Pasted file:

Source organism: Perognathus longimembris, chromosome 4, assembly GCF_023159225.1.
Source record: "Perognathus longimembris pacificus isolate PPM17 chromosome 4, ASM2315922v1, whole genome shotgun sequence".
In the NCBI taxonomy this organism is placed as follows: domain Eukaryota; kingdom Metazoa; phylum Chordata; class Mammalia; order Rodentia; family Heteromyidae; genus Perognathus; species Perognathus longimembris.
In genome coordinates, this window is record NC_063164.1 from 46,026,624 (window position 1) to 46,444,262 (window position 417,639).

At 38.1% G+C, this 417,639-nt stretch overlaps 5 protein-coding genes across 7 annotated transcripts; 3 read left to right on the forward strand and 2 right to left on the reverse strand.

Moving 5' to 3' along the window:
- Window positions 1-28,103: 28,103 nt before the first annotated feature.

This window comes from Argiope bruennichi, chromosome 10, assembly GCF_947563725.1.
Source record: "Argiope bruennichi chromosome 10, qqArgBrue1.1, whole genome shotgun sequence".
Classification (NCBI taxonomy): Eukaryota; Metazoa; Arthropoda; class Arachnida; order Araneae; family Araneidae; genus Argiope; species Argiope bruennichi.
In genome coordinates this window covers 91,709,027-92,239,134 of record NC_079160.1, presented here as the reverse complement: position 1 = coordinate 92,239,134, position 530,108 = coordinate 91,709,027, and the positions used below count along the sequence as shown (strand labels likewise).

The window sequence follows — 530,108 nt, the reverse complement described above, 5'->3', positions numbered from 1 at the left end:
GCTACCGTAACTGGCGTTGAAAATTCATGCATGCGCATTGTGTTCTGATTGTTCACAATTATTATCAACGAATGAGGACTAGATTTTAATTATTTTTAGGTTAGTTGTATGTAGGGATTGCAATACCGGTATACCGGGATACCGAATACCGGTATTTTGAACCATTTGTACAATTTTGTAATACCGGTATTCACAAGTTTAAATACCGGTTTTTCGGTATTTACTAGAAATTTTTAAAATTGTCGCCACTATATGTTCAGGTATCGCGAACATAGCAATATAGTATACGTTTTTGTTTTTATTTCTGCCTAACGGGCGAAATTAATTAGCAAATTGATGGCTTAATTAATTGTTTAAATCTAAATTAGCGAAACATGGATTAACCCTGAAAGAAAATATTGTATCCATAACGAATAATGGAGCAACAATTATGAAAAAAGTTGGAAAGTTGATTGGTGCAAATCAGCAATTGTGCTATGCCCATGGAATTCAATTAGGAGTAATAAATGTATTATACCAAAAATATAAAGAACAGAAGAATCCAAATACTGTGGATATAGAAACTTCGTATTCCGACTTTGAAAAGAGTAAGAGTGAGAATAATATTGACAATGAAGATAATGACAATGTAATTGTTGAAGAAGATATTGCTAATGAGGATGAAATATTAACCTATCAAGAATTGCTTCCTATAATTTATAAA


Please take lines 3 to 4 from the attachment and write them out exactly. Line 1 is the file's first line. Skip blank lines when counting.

In the NCBI taxonomy this organism is placed as follows: domain Eukaryota; kingdom Metazoa; phylum Chordata; class Mammalia; order Rodentia; family Heteromyidae; genus Perognathus; species Perognathus longimembris.
In genome coordinates, this window is record NC_063164.1 from 46,026,624 (window position 1) to 46,444,262 (window position 417,639).